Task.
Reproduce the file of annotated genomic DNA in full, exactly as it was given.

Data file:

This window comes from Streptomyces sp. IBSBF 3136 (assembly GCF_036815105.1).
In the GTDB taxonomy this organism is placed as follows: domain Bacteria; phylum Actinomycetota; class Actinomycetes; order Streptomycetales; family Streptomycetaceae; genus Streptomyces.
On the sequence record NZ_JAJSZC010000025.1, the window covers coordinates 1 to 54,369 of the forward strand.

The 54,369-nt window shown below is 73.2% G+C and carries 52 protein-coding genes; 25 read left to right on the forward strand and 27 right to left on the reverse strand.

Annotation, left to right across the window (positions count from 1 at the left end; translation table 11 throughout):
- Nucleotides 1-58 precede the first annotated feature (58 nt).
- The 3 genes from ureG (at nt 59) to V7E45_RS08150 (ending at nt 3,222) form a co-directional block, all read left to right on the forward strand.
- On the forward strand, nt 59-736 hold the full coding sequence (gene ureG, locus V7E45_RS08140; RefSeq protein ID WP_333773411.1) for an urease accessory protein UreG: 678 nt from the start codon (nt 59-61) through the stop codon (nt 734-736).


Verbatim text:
This window comes from Streptomyces sp. IBSBF 3136 (assembly GCF_036815105.1).
In the GTDB taxonomy this organism is placed as follows: domain Bacteria; phylum Actinomycetota; class Actinomycetes; order Streptomycetales; family Streptomycetaceae; genus Streptomyces.
On the sequence record NZ_JAJSZC010000025.1, the window covers coordinates 1 to 54,369 of the forward strand.

The 54,369-nt window shown below is 73.2% G+C and carries 52 protein-coding genes; 25 read left to right on the forward strand and 27 right to left on the reverse strand.

Annotation, left to right across the window (positions count from 1 at the left end; translation table 11 throughout):
- Nucleotides 1-58 precede the first annotated feature (58 nt).
- The 3 genes from ureG (at nt 59) to V7E45_RS08150 (ending at nt 3,222) form a co-directional block, all read left to right on the forward strand.
- On the forward strand, nt 59-736 hold the full coding sequence (gene ureG, locus V7E45_RS08140; RefSeq protein ID WP_333773411.1) for an urease accessory protein UreG: 678 nt from the start codon (nt 59-61) through the stop codon (nt 734-736).